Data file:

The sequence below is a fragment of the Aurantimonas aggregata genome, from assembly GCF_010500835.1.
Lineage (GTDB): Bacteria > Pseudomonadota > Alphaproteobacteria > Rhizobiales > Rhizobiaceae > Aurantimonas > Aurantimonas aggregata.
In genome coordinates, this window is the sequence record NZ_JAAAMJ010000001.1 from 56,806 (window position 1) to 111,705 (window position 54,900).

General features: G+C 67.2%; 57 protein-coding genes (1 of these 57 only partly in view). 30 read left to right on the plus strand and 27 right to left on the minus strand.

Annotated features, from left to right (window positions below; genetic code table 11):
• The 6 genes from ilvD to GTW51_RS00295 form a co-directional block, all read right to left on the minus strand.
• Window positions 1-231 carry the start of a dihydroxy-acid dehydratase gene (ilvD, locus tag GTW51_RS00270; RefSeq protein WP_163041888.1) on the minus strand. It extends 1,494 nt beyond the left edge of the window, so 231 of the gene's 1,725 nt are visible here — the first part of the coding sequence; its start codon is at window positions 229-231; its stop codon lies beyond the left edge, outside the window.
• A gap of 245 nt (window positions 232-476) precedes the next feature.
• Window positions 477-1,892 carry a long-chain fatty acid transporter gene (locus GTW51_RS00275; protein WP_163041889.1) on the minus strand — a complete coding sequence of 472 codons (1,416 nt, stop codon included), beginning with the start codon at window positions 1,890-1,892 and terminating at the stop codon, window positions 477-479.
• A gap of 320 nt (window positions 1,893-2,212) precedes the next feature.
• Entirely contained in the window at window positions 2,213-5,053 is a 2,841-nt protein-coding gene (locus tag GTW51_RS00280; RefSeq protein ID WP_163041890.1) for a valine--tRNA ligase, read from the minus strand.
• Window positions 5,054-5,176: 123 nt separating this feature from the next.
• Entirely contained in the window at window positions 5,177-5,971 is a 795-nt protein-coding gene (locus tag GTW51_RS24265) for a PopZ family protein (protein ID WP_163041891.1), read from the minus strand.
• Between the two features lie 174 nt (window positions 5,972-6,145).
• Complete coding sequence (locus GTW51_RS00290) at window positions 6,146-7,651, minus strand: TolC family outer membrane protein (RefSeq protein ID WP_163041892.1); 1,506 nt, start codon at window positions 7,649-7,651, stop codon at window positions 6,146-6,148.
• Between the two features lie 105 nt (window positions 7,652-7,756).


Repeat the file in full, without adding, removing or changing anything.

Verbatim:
The sequence below is a fragment of the Aurantimonas aggregata genome, from assembly GCF_010500835.1.
Lineage (GTDB): Bacteria > Pseudomonadota > Alphaproteobacteria > Rhizobiales > Rhizobiaceae > Aurantimonas > Aurantimonas aggregata.
In genome coordinates, this window is the sequence record NZ_JAAAMJ010000001.1 from 56,806 (window position 1) to 111,705 (window position 54,900).

General features: G+C 67.2%; 57 protein-coding genes (1 of these 57 only partly in view). 30 read left to right on the plus strand and 27 right to left on the minus strand.

Annotated features, from left to right (window positions below; genetic code table 11):
• The 6 genes from ilvD to GTW51_RS00295 form a co-directional block, all read right to left on the minus strand.
• Window positions 1-231 carry the start of a dihydroxy-acid dehydratase gene (ilvD, locus tag GTW51_RS00270; RefSeq protein WP_163041888.1) on the minus strand. It extends 1,494 nt beyond the left edge of the window, so 231 of the gene's 1,725 nt are visible here — the first part of the coding sequence; its start codon is at window positions 229-231; its stop codon lies beyond the left edge, outside the window.
• A gap of 245 nt (window positions 232-476) precedes the next feature.
• Window positions 477-1,892 carry a long-chain fatty acid transporter gene (locus GTW51_RS00275; protein WP_163041889.1) on the minus strand — a complete coding sequence of 472 codons (1,416 nt, stop codon included), beginning with the start codon at window positions 1,890-1,892 and terminating at the stop codon, window positions 477-479.
• A gap of 320 nt (window positions 1,893-2,212) precedes the next feature.
• Entirely contained in the window at window positions 2,213-5,053 is a 2,841-nt protein-coding gene (locus tag GTW51_RS00280; RefSeq protein ID WP_163041890.1) for a valine--tRNA ligase, read from the minus strand.
• Window positions 5,054-5,176: 123 nt separating this feature from the next.
• Entirely contained in the window at window positions 5,177-5,971 is a 795-nt protein-coding gene (locus tag GTW51_RS24265) for a PopZ family protein (protein ID WP_163041891.1), read from the minus strand.
• Between the two features lie 174 nt (window positions 5,972-6,145).
• Complete coding sequence (locus GTW51_RS00290) at window positions 6,146-7,651, minus strand: TolC family outer membrane protein (RefSeq protein ID WP_163041892.1); 1,506 nt, start codon at window positions 7,649-7,651, stop codon at window positions 6,146-6,148.
• Between the two features lie 105 nt (window positions 7,652-7,756).